Skin cancer can be prevented by avoiding exposure to the sun and using sunblock and clothes that protect your skin from the sun. Since 1980, skin cancer has been found to affect white-skinned people three times more than non-whites, and the possibility of a person being diagnosed with skin cancer during his lifetime has increased by 20%. The risk is higher in people with freckles and with more than 100 moles in their body.
Eighty percent of skin cancer is of the "Basal cell" type. This type invades the neighboring skin, has rounded and peeled edges, can appear both as a wound or ulcerated wound that never heals. It appears mainly in the face and hands.
Fifteen percent of these tumours are called epidermoid. They can spread through the ganglions, lymphatic glands, or through the blood vessels. They appear as a scar in the face and neck, mainly in the ears and lips.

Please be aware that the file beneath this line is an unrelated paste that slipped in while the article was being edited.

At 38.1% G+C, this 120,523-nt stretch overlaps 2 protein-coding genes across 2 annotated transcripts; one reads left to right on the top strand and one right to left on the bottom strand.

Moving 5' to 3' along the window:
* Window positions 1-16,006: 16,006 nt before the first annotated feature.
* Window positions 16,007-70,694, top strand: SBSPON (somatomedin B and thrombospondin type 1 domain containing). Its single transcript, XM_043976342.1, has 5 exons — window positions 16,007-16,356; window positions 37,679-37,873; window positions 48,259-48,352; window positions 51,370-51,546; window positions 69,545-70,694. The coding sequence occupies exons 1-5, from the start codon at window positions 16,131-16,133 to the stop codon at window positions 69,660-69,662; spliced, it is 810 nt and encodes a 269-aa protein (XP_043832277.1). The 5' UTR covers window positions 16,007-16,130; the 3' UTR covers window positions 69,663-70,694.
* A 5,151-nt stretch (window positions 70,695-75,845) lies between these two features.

Five percent of skin cancer corresponds to melanoma, which has a good prognosis if removed on time. Melanomas look like an irregular mole and can appear in any area of the body. They have different color tones, and have an irregular shape. More frequently they appear in men on their shoulder area and in women on their legs. Melanoma can appear on the soles of the feet, palms of the hands, and the nail bed in people with dark skin.
Skin cancer is removed through surgery, and afterwards the piece of skin is sent to be diagnosed in order to determine how to proceed. In cases where it has spread, it can be treated with radiotherapy and/or chemotherapy.